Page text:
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Friday 27 January 2023 Dublin: 4°C
©INPHO/Billy Stickland Kurtley Beale watches his wayward penalty attempt in the 79th minute.
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Coach gives Wallabies goalkicking lessons from South Africa... on Skype
The Aussies landed four kicks from nine in the First Test loss to the Lions.

THE GOALKICKING OF Leigh Halfpenny [92% success rate] and Owen Farrell [95%] has been so good on tour that Jonny Sexton has struggled to get a look-in since landing just two from five against the Barbarians.

The Lions have consistently punished teams with penalties and converted extras when discipline and defensive formations have slipped. Halfpenny missed one penalty attempt in the First Test while Australia, between James O’Connor and Kurtley Beale, converted just four of their nine chances. If all of the kicks had sailed over the posts, the Wallabies would have won 35-26.

Instead, they were left to rue two stray Beale penalties in the final 10 minutes, including a slip-induced miss in the final seconds.

The Lions can rely on the goal-kick coaching of Neil Jenkins, an outhalf that played all three Tests of the 1997 Lions Series from fullback and proved a constant thorn in the Springbok’s side. The Australians are using a man, currently residing in South Africa, as their part-time kicking coach.

Braam van Straaten is giving the Wallaby kickers pointers from his home in Pretoria. The former Springbok, capped 21 times from 1999 to 2001, studies videos of the Aussies taking kicks on and gives advice over Skype. Hardly ideal for a team that should be aware of the minor differences it takes to win a Test series.

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Neil Jenkins keeps a close eye on outhalf Owen Farrell. (©INPHO/Dan Sheridan)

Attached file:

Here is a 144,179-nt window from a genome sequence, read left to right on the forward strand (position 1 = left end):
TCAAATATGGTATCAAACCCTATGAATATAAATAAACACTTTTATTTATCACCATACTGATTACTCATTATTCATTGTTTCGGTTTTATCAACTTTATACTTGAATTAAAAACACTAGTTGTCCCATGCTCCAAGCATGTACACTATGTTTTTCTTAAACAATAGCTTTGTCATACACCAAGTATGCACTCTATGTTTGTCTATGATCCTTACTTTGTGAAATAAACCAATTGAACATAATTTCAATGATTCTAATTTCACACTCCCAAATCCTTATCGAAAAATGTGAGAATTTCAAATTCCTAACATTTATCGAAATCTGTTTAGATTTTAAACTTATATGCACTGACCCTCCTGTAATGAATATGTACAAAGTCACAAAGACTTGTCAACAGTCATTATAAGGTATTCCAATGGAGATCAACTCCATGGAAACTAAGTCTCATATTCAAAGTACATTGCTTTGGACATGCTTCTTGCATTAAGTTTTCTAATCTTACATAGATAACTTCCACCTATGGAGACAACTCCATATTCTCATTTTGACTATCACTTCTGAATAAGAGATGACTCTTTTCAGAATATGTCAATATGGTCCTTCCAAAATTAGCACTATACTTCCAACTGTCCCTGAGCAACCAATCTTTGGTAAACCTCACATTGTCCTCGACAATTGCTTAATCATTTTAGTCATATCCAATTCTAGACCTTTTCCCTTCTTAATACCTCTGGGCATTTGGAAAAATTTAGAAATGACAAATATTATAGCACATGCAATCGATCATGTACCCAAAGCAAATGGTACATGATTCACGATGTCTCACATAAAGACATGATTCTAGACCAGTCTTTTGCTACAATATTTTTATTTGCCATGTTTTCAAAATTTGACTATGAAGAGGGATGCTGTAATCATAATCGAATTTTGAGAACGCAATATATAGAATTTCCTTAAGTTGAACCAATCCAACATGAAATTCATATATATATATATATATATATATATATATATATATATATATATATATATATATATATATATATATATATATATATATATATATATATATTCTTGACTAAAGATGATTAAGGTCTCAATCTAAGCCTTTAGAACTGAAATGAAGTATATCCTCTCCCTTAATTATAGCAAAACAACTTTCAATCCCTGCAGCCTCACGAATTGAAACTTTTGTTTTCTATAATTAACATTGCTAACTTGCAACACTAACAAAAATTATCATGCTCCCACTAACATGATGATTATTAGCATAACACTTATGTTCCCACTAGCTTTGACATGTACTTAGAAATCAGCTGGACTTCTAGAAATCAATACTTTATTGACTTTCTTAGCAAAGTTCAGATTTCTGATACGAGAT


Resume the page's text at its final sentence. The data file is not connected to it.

Jenkins is quoted on the Lions website today stressing the importance of making every chance count on the pitch. He said, “It’s generally goal-kicking that wins or loses Test matches. We’ve seen already with the way things went last Saturday the importance of your kickers.

“Kicking is a huge part of the game, we all acknowledge that, and Leigh has been a tremendous kicker now for the past two years. He’s put a huge amount of work in and he’s pretty special in what he does.”

Jenkins added, “I tend to allow the guys to do what they do best. I stand and watch what they are doing, and if I think something needs to be said, then I go in and say it, whether it’s punting, restarts or any kind of kicking. But I’m not one for speaking for the sake of it, and people who know me will know that.

These boys have worked incredibly hard since we got together six and a half weeks ago. I believe contact is very important. We have a bit of banter but, generally, I try to stay out of the way and let the guys do what they do best. But it’s important to stand behind your kicker, watch closely at how he’s shaping and how things are going.”

If Australia lose another Test due to errant kicking, Skype may fast become a dirty word Down Under.

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